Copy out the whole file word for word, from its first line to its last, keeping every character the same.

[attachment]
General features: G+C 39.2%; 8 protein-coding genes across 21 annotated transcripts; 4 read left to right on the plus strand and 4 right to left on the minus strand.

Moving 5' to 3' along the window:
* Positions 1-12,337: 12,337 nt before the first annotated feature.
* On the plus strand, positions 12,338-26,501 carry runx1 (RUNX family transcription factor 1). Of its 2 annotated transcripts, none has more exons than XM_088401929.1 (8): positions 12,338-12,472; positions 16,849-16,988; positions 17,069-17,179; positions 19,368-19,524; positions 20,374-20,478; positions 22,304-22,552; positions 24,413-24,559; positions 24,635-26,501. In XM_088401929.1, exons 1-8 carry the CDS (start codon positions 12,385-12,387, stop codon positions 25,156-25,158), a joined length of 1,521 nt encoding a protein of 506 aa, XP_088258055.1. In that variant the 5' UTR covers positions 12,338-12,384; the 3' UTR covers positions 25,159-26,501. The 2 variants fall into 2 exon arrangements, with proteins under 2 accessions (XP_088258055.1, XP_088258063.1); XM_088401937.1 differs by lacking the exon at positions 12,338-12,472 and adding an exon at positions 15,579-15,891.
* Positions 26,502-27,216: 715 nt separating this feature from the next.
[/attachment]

General features: G+C 39.2%; 8 protein-coding genes across 21 annotated transcripts; 4 read left to right on the plus strand and 4 right to left on the minus strand.

Moving 5' to 3' along the window:
* Positions 1-12,337: 12,337 nt before the first annotated feature.
* On the plus strand, positions 12,338-26,501 carry runx1 (RUNX family transcription factor 1). Of its 2 annotated transcripts, none has more exons than XM_088401929.1 (8): positions 12,338-12,472; positions 16,849-16,988; positions 17,069-17,179; positions 19,368-19,524; positions 20,374-20,478; positions 22,304-22,552; positions 24,413-24,559; positions 24,635-26,501. In XM_088401929.1, exons 1-8 carry the CDS (start codon positions 12,385-12,387, stop codon positions 25,156-25,158), a joined length of 1,521 nt encoding a protein of 506 aa, XP_088258055.1. In that variant the 5' UTR covers positions 12,338-12,384; the 3' UTR covers positions 25,159-26,501. The 2 variants fall into 2 exon arrangements, with proteins under 2 accessions (XP_088258055.1, XP_088258063.1); XM_088401937.1 differs by lacking the exon at positions 12,338-12,472 and adding an exon at positions 15,579-15,891.
* Positions 26,502-27,216: 715 nt separating this feature from the next.